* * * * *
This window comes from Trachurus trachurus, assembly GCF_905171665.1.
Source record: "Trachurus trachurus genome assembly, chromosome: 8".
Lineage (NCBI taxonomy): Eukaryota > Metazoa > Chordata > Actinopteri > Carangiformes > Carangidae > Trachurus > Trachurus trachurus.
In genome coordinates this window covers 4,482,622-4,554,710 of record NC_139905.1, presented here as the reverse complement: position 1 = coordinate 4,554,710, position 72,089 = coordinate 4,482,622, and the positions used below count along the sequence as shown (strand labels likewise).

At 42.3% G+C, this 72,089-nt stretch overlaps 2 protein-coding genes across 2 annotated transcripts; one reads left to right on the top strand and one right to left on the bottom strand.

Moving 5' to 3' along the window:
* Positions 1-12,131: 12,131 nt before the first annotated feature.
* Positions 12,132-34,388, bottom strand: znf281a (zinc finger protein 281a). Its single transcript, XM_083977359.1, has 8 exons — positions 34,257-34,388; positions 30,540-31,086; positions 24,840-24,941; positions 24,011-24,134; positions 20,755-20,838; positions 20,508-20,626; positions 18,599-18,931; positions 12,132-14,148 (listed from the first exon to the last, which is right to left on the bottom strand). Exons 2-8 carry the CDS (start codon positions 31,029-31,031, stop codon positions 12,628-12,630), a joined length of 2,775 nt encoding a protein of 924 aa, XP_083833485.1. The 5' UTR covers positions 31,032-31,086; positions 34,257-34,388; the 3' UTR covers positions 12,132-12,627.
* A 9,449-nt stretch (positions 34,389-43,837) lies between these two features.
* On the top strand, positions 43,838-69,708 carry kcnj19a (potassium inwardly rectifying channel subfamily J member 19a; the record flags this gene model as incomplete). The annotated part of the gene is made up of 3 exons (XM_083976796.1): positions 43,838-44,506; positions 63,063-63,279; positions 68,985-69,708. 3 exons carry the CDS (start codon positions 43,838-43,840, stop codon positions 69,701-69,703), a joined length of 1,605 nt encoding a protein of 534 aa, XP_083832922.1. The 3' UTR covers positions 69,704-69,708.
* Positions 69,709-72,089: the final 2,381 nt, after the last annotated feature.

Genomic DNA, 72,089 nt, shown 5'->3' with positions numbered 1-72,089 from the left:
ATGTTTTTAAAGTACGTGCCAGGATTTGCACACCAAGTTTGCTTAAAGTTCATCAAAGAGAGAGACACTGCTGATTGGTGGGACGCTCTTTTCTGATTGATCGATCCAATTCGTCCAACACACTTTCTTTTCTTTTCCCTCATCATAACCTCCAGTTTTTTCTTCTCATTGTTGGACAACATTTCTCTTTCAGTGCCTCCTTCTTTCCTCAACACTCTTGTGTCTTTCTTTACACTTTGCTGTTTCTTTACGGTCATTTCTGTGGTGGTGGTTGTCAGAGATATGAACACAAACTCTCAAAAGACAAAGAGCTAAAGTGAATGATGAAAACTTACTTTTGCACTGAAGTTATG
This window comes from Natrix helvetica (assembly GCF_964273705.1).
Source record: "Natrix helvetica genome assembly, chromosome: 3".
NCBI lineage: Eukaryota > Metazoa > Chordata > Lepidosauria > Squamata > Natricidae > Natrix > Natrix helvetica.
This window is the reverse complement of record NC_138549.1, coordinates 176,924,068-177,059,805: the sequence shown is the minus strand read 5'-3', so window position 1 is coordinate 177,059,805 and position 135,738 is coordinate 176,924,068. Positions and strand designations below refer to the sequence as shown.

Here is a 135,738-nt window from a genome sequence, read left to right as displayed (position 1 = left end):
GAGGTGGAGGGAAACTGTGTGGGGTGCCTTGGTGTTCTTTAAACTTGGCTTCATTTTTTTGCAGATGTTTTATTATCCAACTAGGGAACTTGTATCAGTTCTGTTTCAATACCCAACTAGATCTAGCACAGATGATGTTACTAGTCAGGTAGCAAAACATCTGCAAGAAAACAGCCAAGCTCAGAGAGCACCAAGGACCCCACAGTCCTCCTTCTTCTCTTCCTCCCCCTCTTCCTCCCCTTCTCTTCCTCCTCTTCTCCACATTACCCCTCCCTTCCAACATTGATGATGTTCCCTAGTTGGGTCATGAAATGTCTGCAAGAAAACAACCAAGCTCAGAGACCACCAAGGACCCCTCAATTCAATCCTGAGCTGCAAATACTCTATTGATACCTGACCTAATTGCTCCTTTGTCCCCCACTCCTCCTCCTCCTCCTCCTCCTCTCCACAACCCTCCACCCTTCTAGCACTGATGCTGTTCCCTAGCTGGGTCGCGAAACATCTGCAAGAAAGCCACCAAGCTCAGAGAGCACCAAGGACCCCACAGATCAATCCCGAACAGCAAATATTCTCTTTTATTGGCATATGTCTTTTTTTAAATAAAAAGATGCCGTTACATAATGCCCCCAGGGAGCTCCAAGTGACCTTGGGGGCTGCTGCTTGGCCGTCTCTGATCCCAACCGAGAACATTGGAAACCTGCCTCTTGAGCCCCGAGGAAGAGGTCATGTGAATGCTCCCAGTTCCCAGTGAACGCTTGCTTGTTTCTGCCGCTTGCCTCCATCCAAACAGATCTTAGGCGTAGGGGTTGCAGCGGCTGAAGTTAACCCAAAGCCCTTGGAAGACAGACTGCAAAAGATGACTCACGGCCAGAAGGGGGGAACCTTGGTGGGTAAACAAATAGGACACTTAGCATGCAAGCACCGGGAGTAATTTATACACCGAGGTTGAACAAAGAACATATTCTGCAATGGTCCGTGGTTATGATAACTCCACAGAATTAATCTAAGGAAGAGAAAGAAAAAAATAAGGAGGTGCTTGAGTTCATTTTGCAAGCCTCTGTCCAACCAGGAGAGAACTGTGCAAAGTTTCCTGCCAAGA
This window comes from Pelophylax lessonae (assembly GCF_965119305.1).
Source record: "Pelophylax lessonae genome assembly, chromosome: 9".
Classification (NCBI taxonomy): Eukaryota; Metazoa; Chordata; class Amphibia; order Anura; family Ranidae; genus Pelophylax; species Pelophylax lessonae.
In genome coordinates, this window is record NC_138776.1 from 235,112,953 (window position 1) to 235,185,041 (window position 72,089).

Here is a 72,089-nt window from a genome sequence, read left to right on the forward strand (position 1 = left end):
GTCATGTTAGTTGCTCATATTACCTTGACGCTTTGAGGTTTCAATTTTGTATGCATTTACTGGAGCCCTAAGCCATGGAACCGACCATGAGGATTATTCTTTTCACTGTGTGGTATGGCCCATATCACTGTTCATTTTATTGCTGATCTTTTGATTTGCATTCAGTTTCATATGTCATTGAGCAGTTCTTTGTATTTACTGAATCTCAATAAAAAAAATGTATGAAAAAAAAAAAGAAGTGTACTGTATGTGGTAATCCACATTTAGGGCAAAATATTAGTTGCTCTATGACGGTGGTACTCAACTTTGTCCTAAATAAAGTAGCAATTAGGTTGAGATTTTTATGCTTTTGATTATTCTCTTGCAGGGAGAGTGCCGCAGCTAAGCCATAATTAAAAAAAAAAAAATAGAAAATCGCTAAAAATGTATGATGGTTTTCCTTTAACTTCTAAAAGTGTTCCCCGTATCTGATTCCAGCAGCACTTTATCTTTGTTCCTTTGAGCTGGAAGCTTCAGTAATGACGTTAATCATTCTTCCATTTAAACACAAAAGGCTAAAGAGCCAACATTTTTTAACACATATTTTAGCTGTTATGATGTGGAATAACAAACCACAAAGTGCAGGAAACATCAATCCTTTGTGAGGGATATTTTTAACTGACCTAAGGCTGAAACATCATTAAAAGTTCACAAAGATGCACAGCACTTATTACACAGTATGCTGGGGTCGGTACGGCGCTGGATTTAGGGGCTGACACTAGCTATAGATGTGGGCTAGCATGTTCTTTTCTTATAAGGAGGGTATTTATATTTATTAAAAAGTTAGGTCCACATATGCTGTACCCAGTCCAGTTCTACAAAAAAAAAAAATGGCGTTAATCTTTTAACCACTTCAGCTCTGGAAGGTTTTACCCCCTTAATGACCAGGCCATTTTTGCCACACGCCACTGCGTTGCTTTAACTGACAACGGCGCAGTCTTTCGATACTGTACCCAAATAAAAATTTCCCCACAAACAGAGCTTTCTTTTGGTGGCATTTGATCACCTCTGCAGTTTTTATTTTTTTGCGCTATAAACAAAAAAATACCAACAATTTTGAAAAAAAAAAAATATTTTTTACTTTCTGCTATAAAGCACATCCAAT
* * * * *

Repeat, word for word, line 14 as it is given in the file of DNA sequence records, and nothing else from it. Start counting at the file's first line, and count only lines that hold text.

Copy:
This window comes from Natrix helvetica (assembly GCF_964273705.1).